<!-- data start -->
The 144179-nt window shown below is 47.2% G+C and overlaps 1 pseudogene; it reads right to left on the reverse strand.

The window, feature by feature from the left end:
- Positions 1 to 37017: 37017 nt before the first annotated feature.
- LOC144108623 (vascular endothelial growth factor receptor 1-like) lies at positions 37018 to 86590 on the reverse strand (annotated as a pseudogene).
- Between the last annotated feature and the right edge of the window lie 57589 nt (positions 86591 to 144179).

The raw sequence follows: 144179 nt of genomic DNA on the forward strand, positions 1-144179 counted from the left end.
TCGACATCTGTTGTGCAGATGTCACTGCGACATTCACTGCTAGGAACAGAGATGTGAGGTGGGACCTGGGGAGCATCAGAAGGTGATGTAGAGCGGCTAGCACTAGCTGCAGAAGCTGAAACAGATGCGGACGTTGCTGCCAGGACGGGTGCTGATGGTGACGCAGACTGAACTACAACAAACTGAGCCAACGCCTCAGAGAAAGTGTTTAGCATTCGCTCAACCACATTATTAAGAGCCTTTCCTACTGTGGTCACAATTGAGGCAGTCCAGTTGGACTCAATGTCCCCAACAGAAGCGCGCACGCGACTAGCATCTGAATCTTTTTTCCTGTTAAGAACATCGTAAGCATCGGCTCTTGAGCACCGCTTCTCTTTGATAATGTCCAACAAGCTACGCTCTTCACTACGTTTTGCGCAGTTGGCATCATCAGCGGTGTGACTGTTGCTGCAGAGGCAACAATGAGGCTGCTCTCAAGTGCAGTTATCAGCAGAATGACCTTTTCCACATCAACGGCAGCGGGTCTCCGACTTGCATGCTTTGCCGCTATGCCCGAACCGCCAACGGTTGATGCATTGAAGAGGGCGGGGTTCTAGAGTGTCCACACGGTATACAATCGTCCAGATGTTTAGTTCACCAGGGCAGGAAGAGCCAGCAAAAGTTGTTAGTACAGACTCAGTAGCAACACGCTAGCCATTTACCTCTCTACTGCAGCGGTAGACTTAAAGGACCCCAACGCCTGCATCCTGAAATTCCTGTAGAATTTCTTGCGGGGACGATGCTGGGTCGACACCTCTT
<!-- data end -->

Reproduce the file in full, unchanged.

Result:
The 144179-nt window shown below is 47.2% G+C and overlaps 1 pseudogene; it reads right to left on the reverse strand.

The window, feature by feature from the left end:
- Positions 1 to 37017: 37017 nt before the first annotated feature.
- LOC144108623 (vascular endothelial growth factor receptor 1-like) lies at positions 37018 to 86590 on the reverse strand (annotated as a pseudogene).
- Between the last annotated feature and the right edge of the window lie 57589 nt (positions 86591 to 144179).

The raw sequence follows: 144179 nt of genomic DNA on the forward strand, positions 1-144179 counted from the left end.
TCGACATCTGTTGTGCAGATGTCACTGCGACATTCACTGCTAGGAACAGAGATGTGAGGTGGGACCTGGGGAGCATCAGAAGGTGATGTAGAGCGGCTAGCACTAGCTGCAGAAGCTGAAACAGATGCGGACGTTGCTGCCAGGACGGGTGCTGATGGTGACGCAGACTGAACTACAACAAACTGAGCCAACGCCTCAGAGAAAGTGTTTAGCATTCGCTCAACCACATTATTAAGAGCCTTTCCTACTGTGGTCACAATTGAGGCAGTCCAGTTGGACTCAATGTCCCCAACAGAAGCGCGCACGCGACTAGCATCTGAATCTTTTTTCCTGTTAAGAACATCGTAAGCATCGGCTCTTGAGCACCGCTTCTCTTTGATAATGTCCAACAAGCTACGCTCTTCACTACGTTTTGCGCAGTTGGCATCATCAGCGGTGTGACTGTTGCTGCAGAGGCAACAATGAGGCTGCTCTCAAGTGCAGTTATCAGCAGAATGACCTTTTCCACATCAACGGCAGCGGGTCTCCGACTTGCATGCTTTGCCGCTATGCCCGAACCGCCAACGGTTGATGCATTGAAGAGGGCGGGGTTCTAGAGTGTCCACACGGTATACAATCGTCCAGATGTTTAGTTCACCAGGGCAGGAAGAGCCAGCAAAAGTTGTTAGTACAGACTCAGTAGCAACACGCTAGCCATTTACCTCTCTACTGCAGCGGTAGACTTAAAGGACCCCAACGCCTGCATCCTGAAATTCCTGTAGAATTTCTTGCGGGGACGATGCTGGGTCGACACCTCTT